Agriculture Safety Matters: Put a Stop fo Poor Lifting Techniques

By | April 22, 2014

Agriculture Safety Matters

Whether you are lifting a particularly heavy object or a cumbersome load, you could get seriously injured by using improper carrying technique. Injuries caused by poor lifting and unsafe handling practices are some of the most common in the agriculture industry today.

When you are handling large loads without the help of a machine or another person, you put your health in danger. Use these ergonomic tips to ensure you are using safe handling practices on the farm.

Lifting

  • Before lifting, determine whether you will need assistance from a person or a machine to complete the job safely.
  •  Find out if the route you will take with the load is clear of obstructions and slip, trip or fall hazards.
  •  Make sure you have a back support belt and are wearing it properly.
  • Grip the load with your palms instead of your fingers for more support.
  •  Keep your arms and elbows as close to the body as possible.
  • Get as close as possible to the load, keep it close to your body, bend at When lifting from overhead, stand on a stable surface and bring the load
  • Avoid reaching and lifting at the same time.

Carrying:

  •  Look ahead instead of down to make sure your path is clear.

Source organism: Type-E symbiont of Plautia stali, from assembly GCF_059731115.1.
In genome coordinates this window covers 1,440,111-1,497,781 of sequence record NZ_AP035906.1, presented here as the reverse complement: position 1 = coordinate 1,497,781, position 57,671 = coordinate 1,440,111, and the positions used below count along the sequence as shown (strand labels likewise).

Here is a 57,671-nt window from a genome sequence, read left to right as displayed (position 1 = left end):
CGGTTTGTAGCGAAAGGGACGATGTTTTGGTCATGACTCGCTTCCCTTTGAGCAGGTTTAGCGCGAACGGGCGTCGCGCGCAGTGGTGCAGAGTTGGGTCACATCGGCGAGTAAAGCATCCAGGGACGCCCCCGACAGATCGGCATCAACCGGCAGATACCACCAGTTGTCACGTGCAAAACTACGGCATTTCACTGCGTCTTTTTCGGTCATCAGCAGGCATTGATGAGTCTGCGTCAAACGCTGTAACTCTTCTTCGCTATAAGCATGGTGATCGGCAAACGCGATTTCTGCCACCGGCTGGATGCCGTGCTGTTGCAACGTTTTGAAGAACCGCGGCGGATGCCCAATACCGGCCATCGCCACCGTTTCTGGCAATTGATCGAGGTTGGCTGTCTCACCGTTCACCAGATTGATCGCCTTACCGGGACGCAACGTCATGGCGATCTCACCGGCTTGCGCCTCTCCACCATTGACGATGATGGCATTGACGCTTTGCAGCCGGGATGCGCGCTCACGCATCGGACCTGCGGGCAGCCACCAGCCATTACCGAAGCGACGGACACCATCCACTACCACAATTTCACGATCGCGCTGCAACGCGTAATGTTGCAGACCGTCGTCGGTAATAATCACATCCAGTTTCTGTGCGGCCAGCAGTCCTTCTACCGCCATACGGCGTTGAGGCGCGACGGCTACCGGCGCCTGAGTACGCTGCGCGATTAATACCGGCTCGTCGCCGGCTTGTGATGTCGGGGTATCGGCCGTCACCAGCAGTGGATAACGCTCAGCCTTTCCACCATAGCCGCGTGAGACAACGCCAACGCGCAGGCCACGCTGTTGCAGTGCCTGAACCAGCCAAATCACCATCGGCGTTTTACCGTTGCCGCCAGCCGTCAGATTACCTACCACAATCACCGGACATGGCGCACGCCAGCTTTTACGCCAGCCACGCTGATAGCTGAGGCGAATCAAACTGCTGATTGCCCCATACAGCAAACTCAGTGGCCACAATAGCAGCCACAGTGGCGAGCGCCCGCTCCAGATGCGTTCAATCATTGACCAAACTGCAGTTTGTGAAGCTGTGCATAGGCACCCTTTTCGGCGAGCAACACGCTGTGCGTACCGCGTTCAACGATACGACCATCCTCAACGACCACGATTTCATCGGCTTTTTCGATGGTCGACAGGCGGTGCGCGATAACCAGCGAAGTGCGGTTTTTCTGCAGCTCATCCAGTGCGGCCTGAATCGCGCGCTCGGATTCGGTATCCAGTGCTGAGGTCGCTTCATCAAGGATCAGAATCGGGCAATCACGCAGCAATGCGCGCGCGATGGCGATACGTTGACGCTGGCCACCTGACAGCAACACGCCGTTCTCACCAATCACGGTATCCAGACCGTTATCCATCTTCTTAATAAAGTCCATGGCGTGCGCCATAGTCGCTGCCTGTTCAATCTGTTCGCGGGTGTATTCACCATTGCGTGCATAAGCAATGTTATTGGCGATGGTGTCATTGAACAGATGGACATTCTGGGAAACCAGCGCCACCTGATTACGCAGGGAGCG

•  Plan your route in advance so you avoid stairs and uneven surfaces, if possible.
  •  Have someone else open doors, gates or other closed entries for you.
  •  Change direction by moving your feet, not your hips.
  • Keep shoulders, hips and feet aligned – do not twist at the waist.
  •  Set the load down if it becomes too heavy or unstable.

Transporting

  •  Remember to push, not pull, whenever possible.
  • Position the load so that your legs supply the force.
  • Use hands and arms to control the load.
  •  Keep hands and fingers inside the load whenever possible.
  • Watch for pinch or shear points on carts, dollies and hoists.

Setting Loads Down:

  •  Bend your knees, not your waist.
  • Do not stoop to set the load down.
  • Make sure your hands and feet are clear before setting the load down.
  • Set down the corner or edge of the object closest to you first, and push the item into proper position on the shelf, ground or other surface. 

 


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